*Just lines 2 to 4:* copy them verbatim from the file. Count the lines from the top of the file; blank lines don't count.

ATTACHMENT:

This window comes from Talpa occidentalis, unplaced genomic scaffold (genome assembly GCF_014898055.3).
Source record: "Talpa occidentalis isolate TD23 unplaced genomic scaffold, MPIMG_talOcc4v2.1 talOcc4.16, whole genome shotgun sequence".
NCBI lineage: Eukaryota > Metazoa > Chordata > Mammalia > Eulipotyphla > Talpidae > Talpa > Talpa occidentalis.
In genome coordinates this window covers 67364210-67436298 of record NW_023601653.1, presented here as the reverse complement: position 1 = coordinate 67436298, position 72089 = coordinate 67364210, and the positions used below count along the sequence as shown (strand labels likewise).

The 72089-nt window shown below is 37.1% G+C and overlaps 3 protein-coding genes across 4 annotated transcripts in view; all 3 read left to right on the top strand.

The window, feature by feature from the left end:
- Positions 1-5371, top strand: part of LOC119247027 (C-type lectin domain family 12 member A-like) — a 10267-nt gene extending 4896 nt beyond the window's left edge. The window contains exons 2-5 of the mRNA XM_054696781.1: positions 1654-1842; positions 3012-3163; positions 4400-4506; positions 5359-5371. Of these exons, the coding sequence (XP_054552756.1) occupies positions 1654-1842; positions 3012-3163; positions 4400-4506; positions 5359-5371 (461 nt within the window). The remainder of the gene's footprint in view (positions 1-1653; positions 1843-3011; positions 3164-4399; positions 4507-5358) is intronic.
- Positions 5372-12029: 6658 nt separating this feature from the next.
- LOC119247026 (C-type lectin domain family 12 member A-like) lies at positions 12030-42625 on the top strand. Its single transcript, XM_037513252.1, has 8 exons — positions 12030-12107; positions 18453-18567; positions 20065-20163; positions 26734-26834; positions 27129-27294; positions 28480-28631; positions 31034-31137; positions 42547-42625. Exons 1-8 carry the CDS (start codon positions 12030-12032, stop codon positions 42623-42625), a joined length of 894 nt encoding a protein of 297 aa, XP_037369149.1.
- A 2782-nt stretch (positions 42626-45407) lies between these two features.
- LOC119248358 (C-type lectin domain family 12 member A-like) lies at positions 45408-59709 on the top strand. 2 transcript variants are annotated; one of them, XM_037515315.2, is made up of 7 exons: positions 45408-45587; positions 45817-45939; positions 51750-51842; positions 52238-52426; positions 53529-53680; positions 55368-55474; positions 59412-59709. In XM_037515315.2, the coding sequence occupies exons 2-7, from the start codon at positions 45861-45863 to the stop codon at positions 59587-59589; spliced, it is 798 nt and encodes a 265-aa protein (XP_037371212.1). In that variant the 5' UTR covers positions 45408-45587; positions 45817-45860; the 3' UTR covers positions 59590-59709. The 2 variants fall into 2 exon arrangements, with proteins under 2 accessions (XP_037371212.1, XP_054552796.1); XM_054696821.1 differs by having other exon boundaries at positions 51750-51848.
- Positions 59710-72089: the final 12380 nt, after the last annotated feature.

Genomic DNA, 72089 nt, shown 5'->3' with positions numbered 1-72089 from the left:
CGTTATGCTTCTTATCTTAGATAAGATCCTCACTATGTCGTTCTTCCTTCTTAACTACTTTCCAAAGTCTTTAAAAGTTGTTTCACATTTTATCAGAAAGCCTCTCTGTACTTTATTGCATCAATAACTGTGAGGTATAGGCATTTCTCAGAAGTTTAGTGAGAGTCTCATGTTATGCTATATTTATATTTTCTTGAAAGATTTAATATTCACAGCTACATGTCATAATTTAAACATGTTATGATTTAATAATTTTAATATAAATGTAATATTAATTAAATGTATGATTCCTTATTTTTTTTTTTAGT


Source record: "Talpa occidentalis isolate TD23 unplaced genomic scaffold, MPIMG_talOcc4v2.1 talOcc4.16, whole genome shotgun sequence".
NCBI lineage: Eukaryota > Metazoa > Chordata > Mammalia > Eulipotyphla > Talpidae > Talpa > Talpa occidentalis.
In genome coordinates this window covers 67364210-67436298 of record NW_023601653.1, presented here as the reverse complement: position 1 = coordinate 67436298, position 72089 = coordinate 67364210, and the positions used below count along the sequence as shown (strand labels likewise).